Speaking English: WHILE or MEANWHILE?

http://www.engvid.com/ ‘Meanwhile’ or ‘while’ — which one should you use? In this short English grammar class, you will learn about the words ‘meanwhile’ and ‘while’ and how they are confused. You will find many examples, and afterwards, you can take my quiz to test your knowledge. http://www.engvid.com/while-meanwhile/

TRANSCRIPT

Hello, my name is Emma, and in today’s video, we are going to talk about the difference between: “meanwhile” and “while”. Okay? So, often times, these words are confused and I will tell you when to use which. So, let’s get started.
First of all, I have two sentences. The first sentence:
“I will do my homework while you watch TV.”
The second sentence:
“I went to a concert. Meanwhile, my friend was at a restaurant.”
Okay, I want you to think for one second. Can you see any differences between these sentences? I know they’re different sentences, but try to think: what is the difference between: “while” and “meanwhile”? Take a guess. Okay.
So, let me explain some of the differences. Both of these: “while”, “meanwhile”, both of them have a very similar meaning. You use it when two things, two actions are happening during the same time, at the same time. Okay? So when two things are happening usually at the same time. So, the difference is really in how we construct the sentence.
If you look at my chart here, I have: “while” versus: “meanwhile”, or: “meanwhile” versus: “while”. One of the first differences I want to point out is that “meanwhile” connects two sentences. So we have our first sentence: “I went to a concert. Meanwhile, my friend was at a restaurant.” So: “meanwhile”, you always need two sentences; the actions are split up into two sentences.
Another thing that’s important to know is that you can’t have “meanwhile” here. “Meanwhile, I went to a concert. My friend was at a restaurant.” It doesn’t work. It always has to be two actions, and “meanwhile” goes between these two actions. So there’s always a sentence about an action, and then “meanwhile” with the second action. Okay, so it connects two sentences.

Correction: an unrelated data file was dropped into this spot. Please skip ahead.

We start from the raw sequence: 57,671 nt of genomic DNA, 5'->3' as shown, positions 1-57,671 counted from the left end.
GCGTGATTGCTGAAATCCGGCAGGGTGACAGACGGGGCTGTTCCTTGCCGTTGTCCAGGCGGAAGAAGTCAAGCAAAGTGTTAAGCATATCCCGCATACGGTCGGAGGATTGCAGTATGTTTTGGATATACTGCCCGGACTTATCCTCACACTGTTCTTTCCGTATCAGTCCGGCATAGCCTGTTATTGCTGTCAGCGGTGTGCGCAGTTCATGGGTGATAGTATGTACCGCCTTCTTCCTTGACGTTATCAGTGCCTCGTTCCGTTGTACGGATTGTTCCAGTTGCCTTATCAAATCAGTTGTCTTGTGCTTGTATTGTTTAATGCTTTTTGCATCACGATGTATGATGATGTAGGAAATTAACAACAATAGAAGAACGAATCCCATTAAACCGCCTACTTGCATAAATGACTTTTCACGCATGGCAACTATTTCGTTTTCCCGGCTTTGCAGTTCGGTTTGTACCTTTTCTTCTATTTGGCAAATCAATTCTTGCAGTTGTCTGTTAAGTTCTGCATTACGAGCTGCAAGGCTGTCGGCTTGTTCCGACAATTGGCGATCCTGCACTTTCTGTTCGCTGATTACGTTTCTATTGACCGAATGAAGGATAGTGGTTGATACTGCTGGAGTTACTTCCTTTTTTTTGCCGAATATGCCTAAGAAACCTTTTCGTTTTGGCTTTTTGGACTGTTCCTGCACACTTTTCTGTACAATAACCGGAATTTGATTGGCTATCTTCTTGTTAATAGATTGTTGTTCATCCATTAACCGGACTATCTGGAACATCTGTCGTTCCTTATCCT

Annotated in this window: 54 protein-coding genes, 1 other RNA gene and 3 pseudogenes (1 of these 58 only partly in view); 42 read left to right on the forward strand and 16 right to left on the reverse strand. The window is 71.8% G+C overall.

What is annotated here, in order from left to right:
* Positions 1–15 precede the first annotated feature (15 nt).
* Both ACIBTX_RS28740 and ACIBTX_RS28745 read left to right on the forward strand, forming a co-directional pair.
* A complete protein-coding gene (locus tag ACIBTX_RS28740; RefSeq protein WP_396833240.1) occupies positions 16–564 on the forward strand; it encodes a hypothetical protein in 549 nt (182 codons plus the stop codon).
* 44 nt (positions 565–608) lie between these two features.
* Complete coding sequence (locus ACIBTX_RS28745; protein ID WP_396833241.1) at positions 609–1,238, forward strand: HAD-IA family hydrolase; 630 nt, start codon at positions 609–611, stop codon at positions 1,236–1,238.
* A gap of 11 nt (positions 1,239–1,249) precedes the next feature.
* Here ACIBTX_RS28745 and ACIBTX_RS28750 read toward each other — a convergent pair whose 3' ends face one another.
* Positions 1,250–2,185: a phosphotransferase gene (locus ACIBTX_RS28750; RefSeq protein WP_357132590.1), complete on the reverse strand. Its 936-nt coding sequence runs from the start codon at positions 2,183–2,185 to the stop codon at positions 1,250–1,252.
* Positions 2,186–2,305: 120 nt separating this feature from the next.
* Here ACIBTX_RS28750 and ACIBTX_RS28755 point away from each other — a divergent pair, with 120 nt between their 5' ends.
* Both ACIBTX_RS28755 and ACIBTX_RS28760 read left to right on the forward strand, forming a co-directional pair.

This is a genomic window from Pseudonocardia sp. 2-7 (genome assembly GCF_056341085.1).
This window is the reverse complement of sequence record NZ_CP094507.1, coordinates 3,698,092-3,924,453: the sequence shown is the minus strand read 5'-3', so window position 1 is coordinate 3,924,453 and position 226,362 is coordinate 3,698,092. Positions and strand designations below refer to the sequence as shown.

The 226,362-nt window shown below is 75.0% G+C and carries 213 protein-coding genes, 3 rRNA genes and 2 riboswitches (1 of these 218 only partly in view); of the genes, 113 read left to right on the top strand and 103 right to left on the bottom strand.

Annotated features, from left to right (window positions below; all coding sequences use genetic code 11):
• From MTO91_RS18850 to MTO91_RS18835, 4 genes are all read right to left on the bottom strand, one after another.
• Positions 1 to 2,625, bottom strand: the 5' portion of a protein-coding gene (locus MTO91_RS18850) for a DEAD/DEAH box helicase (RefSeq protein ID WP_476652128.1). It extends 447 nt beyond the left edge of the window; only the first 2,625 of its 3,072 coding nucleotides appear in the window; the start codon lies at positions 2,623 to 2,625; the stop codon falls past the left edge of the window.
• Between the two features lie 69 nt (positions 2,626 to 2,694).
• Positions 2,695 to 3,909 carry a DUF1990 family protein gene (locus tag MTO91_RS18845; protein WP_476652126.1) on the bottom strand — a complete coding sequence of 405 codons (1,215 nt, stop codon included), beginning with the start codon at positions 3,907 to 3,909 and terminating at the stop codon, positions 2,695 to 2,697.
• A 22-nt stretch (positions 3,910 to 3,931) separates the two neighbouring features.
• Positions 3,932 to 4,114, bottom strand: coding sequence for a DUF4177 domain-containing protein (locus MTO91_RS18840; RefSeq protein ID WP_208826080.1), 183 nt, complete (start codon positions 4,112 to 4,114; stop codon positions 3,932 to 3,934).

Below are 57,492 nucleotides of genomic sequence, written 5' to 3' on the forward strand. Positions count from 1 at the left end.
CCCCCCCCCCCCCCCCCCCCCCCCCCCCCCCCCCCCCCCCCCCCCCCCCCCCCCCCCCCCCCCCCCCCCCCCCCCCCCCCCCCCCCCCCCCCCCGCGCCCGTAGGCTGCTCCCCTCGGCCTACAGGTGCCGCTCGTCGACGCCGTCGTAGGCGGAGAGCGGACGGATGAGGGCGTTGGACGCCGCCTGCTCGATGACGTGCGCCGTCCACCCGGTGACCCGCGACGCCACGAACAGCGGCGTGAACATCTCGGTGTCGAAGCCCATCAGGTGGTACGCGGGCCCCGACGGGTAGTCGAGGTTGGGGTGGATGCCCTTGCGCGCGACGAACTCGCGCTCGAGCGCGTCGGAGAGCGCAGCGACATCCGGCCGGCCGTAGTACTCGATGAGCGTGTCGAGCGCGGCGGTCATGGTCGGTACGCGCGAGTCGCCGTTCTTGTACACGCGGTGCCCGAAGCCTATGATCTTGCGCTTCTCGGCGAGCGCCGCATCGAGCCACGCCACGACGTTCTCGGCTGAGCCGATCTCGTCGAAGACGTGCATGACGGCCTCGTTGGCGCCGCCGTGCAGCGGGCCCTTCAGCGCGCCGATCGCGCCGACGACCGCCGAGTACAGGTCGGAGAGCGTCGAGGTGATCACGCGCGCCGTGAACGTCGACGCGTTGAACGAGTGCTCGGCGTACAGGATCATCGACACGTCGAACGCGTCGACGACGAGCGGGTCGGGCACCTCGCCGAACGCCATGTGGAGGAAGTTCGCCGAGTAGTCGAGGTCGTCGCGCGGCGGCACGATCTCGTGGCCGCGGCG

With “while”, what do you notice? “I will do my homework while you watch TV.” How many sentences are there? If you said: “one”, you are correct; this is just one whole sentence. So, we still have two actions. The first action: “I will do my homework”, second action: “you watch TV”, but it is all in one sentence; there is only one period, not two. So that’s a major difference between: “while” and: “meanwhile”. Two sentences versus one sentence.
What’s another difference? Let me jump here. Notice where “meanwhile” is located in the sentence. It’s at the beginning of the second sentence, like I mentioned. So you say the first sentence, “meanwhile”, second sentence. Whereas with “while”, it can be at the beginning or middle of a sentence. So, for example, I could say: “I will do my homework while you watch TV.” This is in the middle of a sentence. But I could change this sentence to: “While you watch TV, I will do my homework.” So you have a choice with this; it can be here or here. I could say: “While I… While I do my homework, you can watch TV.” So the placement of “while” can change, “meanwhile”, it can’t change; it’s stuck where it is. So let’s look at some more differences.
So what are some other differences between: “while” and “meanwhile”? Well, one of them you might have noticed is the comma. “Meanwhile”… So I have some sentences… Some new sentences here. Actually, let me first tell you these sentences.
“Every day, I eat breakfast while reading the newspaper.”
“While you sang, I took pictures of you.”
“Mom worked all day. Meanwhile, I was at school.”
So what can you notice about commas? There is a comma always after “meanwhile”. Okay. So that’s a difference. With “while”, is there a comma right after “while” like this? No. There’s no comma there. Okay.
What is another difference? Well, “meanwhile” is followed by a subject. What’s a subject? “I”, “you”, “she”, “he”, “they”, “we”, “the dog”, “the cat”, these are all subjects. So if we look at “meanwhile” – jump to this side -, so: “Mom worked all day. Meanwhile, I”… “I” is a subject. So we have subject, and then the verb: “I was”, “Meanwhile, she was”, “Meanwhile, he ate a sandwich”, “Meanwhile, we went the mall.” So you always need a subject after “meanwhile”.
With “while”, it’s a little different. You can have a subject, like for example: “While you sang, I took pictures.” So here you have your subject. But it’s not always necessary. Often times, “while” is followed by a verb with “ing”. Here’s an example: “Every day, I eat breakfast while reading the newspaper.” There’s no subject, it’s just I know that it’s talking about “I”, you don’t have to repeat the “I”. So “while” can be followed by verb-“ing”. I could also say: “While reading the newspaper, I ate breakfast.” Okay? So these are some more differences.

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